Shopping days. Quick! There are only nine-and-a-bit shopping days left until Christmas! But please don’t be so quick that you miss the graph above. It shows what the Office for National Statistics calls “the underlying growth in the retail sector” for the 2,130 shopping days between the beginning of January 2010 and the end of October 2015. More specifically, it’s an index comparing each three-month period with the last, across three different metrics: the amount we’ve spent in shops, the quantity we’ve bought, and the average prices.
We’re buying, buying, buying… When it comes to our buying, up is the general direction. This is true of the latest figures: the quantity bought in the three months to October is almost one per cent higher than in the three months to July. But it’s also true in the longer term: this measure has been rising for 23 consecutive months, which is the lengthiest run since records began in 1996. The actual amount we’ve spent hasn’t increased so consistently, but a glance at the graph will reveal that it’s certainly increased over the past several years.
…because prices are going down. Why is this? Part of it is just that we’re freer with our cash after the downturn. But another part of it is the shrinking of prices. Whether it’s down to commodities getting cheaper, the rise of Internet shopping, or just good, old-fashioned discounting, the quarter-on-quarter trend in average store prices has been going down since around the middle of 2013. This coincides almost perfectly with those 23 months of growth in the quantity we’re buying.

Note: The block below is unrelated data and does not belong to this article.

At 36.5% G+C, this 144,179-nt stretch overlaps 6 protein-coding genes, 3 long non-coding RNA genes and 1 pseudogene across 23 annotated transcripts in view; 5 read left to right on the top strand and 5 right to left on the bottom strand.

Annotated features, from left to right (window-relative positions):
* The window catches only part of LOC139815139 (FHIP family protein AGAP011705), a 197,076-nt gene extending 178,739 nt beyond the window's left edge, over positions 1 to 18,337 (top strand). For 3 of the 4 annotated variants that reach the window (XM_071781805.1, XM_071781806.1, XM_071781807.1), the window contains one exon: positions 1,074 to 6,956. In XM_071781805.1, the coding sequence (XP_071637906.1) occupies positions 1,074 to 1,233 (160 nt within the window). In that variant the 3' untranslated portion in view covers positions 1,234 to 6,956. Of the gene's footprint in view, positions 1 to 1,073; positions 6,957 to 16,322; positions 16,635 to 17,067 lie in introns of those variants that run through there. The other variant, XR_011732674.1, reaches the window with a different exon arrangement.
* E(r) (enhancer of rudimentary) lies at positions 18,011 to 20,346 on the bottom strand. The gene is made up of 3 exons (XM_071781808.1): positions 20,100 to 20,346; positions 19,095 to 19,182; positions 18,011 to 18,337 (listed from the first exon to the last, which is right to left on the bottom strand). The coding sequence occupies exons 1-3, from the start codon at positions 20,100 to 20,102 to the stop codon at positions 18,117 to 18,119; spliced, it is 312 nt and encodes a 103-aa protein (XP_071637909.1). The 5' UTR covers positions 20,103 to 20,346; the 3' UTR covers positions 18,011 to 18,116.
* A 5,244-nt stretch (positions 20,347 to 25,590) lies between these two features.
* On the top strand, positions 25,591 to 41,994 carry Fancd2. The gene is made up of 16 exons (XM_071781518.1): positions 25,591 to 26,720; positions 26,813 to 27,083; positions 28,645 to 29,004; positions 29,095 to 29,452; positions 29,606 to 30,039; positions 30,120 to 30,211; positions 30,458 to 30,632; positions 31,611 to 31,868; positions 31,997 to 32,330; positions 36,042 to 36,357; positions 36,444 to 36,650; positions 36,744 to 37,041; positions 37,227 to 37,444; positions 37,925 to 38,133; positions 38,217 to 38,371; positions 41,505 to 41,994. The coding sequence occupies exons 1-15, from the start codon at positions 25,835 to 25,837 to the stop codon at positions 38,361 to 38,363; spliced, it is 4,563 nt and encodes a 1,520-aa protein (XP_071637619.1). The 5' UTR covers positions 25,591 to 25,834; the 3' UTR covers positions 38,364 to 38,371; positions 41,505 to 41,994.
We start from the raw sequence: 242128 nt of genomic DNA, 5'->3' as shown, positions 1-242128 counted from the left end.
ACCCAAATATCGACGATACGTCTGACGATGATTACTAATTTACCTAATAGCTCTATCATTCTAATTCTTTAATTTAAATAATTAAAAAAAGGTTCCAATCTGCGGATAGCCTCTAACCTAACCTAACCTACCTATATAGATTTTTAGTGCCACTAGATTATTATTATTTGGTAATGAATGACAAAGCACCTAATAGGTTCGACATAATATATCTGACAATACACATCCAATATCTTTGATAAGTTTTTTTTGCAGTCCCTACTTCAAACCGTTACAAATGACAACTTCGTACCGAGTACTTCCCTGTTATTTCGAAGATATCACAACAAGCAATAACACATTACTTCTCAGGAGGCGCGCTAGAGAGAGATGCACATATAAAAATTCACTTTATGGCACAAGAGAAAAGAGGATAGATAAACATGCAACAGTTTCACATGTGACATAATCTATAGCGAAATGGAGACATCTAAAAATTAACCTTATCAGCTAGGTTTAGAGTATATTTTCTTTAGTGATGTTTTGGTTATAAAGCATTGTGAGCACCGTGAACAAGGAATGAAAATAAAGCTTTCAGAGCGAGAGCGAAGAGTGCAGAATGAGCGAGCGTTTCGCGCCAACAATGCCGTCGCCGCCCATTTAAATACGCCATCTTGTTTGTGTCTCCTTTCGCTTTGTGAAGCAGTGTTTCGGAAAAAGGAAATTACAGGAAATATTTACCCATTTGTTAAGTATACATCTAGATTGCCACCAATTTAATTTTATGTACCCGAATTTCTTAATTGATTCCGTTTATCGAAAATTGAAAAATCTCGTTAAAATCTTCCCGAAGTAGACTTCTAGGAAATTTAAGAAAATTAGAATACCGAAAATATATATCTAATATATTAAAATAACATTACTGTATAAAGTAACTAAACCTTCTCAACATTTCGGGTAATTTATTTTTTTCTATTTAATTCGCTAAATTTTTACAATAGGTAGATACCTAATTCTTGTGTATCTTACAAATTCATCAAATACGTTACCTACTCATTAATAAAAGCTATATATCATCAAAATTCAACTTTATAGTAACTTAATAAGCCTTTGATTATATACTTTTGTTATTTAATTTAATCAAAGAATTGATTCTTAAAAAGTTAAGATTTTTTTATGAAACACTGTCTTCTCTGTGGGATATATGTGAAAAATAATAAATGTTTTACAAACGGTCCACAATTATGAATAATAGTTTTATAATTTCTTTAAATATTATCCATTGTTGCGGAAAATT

A question of sustainability. There is much that is cheering about this. Everyday life has become more affordable, and we’ve responded by buying more, which is both a sign and a stanchion of a growing economy. But it also raises questions about sustainability. The shops can’t keep lowering their prices forever.
Interest fates. And – what is more fearful – we can’t keep spending forever. As I’ve pointed out in a previous To The Point post, a lot of our spending is being done on credit. Indeed, according to a recent survey, 35 per cent of people have already borrowed money to pay for Christmas gifts this year. What happens, then, when interest rates rise? This is the great and terrible question hovering above our economy as 2016 heaves into being.